Sustainability is viewed as modern and progressive while preservation is perceived as old, static and only relevant to some. Are LEED programs more of a marketable product than a necessity? If so, aren’t LEED efforts another product of modernism?
The manner in which “Green building” is marketed assumes the old fabric is not salvageable, reusable or adaptable. Renovating existing buildings for energy conservation purposes is in most instances the better choice. Yet, Green Building and LEED have opened a new market for “modern” practices to shape the built world carrying along a futuristic aesthetic that is more marketable. This is put forth by the concept of progress; newer technology and obsolescence resulting from a consumerist market. However, sustainability as defined reflects older architectural practices. Vernacular architecture often reflects an environmental approach. Traditionally (aboriginal, indigenous or ancestral) vernacular architecture reflects the environmental context and available resources, seeking to meet specific needs.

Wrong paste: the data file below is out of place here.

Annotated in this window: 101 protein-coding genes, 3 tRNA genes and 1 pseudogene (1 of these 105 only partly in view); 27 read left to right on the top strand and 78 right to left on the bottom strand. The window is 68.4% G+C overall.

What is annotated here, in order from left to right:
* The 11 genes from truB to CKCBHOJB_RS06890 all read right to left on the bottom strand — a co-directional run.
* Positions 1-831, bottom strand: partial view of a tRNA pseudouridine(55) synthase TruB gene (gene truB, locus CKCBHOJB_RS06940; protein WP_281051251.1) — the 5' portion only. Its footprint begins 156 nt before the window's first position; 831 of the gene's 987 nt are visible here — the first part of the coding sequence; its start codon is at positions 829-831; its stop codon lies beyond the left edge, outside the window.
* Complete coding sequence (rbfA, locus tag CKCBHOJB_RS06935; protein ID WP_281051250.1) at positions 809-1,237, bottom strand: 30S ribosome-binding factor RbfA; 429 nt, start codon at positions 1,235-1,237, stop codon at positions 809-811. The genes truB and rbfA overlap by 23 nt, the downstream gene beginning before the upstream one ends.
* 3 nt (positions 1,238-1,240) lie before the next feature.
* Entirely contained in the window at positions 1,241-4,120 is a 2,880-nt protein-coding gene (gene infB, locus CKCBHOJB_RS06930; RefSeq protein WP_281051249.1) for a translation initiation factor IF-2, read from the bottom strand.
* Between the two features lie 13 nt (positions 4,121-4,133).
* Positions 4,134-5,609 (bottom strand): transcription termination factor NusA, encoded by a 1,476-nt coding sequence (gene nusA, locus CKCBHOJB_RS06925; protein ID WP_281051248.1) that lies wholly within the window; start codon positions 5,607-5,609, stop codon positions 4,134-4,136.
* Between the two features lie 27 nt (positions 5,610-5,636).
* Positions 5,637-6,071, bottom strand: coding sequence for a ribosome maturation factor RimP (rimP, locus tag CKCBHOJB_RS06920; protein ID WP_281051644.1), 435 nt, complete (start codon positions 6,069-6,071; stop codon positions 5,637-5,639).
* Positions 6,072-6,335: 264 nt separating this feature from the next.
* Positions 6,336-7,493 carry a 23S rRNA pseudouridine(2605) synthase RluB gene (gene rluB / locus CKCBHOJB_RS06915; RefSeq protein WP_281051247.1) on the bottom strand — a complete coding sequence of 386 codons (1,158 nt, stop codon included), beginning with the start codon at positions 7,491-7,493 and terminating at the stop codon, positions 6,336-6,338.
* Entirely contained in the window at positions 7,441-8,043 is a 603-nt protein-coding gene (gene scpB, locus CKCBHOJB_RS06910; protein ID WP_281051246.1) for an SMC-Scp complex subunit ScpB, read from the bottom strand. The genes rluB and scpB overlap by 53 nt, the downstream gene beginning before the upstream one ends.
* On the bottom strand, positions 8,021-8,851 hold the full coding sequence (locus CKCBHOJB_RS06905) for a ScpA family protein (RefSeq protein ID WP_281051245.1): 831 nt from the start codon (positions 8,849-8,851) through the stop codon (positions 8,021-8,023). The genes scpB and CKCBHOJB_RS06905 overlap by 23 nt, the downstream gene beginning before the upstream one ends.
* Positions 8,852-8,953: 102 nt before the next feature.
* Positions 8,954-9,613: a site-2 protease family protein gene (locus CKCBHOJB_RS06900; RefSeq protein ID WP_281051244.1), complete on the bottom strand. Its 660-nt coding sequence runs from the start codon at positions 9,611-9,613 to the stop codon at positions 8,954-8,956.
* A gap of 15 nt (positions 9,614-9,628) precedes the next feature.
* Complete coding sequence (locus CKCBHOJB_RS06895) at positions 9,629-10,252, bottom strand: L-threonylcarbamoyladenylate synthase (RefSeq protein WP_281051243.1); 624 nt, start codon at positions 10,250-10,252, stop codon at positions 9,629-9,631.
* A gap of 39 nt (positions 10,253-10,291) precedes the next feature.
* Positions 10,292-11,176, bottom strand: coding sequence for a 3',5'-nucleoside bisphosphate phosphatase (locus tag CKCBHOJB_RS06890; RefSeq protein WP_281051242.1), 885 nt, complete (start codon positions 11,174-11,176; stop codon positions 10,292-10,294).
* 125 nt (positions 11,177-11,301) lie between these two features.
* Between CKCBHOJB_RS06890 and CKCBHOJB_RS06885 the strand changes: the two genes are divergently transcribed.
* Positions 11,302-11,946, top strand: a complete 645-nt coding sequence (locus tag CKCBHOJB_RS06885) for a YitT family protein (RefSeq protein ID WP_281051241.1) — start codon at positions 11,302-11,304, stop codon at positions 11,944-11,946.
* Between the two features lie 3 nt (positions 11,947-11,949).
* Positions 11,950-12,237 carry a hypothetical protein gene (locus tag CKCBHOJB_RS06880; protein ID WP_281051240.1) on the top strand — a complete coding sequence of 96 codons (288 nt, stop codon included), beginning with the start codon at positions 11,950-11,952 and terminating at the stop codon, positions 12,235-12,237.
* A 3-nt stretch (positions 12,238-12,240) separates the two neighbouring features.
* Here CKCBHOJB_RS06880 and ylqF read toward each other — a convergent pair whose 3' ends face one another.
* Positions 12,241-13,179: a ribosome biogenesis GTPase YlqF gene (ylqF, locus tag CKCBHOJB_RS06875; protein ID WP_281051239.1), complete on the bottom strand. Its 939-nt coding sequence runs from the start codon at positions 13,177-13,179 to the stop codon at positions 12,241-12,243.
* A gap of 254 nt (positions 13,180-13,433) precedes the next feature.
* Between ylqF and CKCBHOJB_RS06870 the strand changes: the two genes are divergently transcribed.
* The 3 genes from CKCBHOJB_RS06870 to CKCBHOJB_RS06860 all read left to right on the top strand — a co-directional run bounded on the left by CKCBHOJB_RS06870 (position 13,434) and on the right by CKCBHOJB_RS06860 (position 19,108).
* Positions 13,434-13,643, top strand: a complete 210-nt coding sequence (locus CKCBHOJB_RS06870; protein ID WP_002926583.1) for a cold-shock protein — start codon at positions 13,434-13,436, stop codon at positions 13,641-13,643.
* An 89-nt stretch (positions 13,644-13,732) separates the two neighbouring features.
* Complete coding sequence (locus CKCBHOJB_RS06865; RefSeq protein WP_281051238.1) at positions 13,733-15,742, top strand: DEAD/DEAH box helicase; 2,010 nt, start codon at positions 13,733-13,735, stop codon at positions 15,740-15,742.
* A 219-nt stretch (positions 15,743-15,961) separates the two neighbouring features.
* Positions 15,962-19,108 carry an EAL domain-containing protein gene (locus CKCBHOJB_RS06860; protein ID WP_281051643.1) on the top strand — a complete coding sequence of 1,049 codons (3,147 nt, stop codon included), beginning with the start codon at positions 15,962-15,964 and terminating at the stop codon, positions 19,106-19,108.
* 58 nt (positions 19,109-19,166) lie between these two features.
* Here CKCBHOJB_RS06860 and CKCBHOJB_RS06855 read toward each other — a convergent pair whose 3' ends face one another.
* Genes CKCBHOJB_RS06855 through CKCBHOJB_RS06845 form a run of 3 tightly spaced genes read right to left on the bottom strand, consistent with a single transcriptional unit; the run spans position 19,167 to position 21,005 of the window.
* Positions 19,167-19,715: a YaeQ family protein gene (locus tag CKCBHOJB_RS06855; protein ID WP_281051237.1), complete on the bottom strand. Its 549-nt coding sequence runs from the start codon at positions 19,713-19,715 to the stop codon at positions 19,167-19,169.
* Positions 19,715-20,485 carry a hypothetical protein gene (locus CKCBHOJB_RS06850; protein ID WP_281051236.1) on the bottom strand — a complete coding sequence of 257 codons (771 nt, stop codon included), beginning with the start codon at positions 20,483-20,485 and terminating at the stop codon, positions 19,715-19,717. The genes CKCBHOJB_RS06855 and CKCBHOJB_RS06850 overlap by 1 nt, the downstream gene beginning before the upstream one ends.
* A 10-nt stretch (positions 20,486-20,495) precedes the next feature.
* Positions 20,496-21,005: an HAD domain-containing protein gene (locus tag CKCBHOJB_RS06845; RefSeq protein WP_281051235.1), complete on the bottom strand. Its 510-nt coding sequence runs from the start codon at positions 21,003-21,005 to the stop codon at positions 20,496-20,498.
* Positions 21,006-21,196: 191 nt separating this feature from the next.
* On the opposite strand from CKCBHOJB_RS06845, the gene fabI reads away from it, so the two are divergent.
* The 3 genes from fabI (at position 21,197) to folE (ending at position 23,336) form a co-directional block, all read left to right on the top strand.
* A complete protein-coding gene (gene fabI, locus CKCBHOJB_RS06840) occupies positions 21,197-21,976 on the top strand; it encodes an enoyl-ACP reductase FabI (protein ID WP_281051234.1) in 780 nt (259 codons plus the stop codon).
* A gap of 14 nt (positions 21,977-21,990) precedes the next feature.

There is also the issue of preserving the integrity of older buildings. Is “environmental value” considered when discussing integrity? Such worth would alienate the property from association with past events, people or architecture.